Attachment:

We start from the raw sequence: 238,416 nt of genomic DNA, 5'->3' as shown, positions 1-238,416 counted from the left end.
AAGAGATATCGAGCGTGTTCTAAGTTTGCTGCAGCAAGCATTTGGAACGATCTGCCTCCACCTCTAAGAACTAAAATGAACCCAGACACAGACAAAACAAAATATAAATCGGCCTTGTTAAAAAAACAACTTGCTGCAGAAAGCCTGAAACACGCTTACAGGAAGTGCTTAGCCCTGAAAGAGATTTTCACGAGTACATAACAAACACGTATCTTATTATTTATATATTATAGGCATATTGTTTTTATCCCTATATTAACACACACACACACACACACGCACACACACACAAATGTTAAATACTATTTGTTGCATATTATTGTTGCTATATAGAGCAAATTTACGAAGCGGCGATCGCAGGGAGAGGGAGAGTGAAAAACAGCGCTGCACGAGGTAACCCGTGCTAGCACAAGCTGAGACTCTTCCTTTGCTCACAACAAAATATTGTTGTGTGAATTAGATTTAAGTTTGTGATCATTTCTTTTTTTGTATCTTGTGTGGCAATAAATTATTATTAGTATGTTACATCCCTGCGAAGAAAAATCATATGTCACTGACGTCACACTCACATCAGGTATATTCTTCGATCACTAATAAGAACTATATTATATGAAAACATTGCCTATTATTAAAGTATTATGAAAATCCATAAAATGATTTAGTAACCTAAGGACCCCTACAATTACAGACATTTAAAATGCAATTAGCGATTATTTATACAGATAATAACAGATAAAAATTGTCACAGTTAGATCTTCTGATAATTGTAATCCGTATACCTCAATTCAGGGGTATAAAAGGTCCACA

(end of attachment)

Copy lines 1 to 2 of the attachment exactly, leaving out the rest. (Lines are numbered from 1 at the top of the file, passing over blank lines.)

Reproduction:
We start from the raw sequence: 238,416 nt of genomic DNA, 5'->3' as shown, positions 1-238,416 counted from the left end.
AAGAGATATCGAGCGTGTTCTAAGTTTGCTGCAGCAAGCATTTGGAACGATCTGCCTCCACCTCTAAGAACTAAAATGAACCCAGACACAGACAAAACAAAATATAAATCGGCCTTGTTAAAAAAACAACTTGCTGCAGAAAGCCTGAAACACGCTTACAGGAAGTGCTTAGCCCTGAAAGAGATTTTCACGAGTACATAACAAACACGTATCTTATTATTTATATATTATAGGCATATTGTTTTTATCCCTATATTAACACACACACACACACACACGCACACACACACAAATGTTAAATACTATTTGTTGCATATTATTGTTGCTATATAGAGCAAATTTACGAAGCGGCGATCGCAGGGAGAGGGAGAGTGAAAAACAGCGCTGCACGAGGTAACCCGTGCTAGCACAAGCTGAGACTCTTCCTTTGCTCACAACAAAATATTGTTGTGTGAATTAGATTTAAGTTTGTGATCATTTCTTTTTTTGTATCTTGTGTGGCAATAAATTATTATTAGTATGTTACATCCCTGCGAAGAAAAATCATATGTCACTGACGTCACACTCACATCAGGTATATTCTTCGATCACTAATAAGAACTATATTATATGAAAACATTGCCTATTATTAAAGTATTATGAAAATCCATAAAATGATTTAGTAACCTAAGGACCCCTACAATTACAGACATTTAAAATGCAATTAGCGATTATTTATACAGATAATAACAGATAAAAATTGTCACAGTTAGATCTTCTGATAATTGTAATCCGTATACCTCAATTCAGGGGTATAAAAGGTCCACA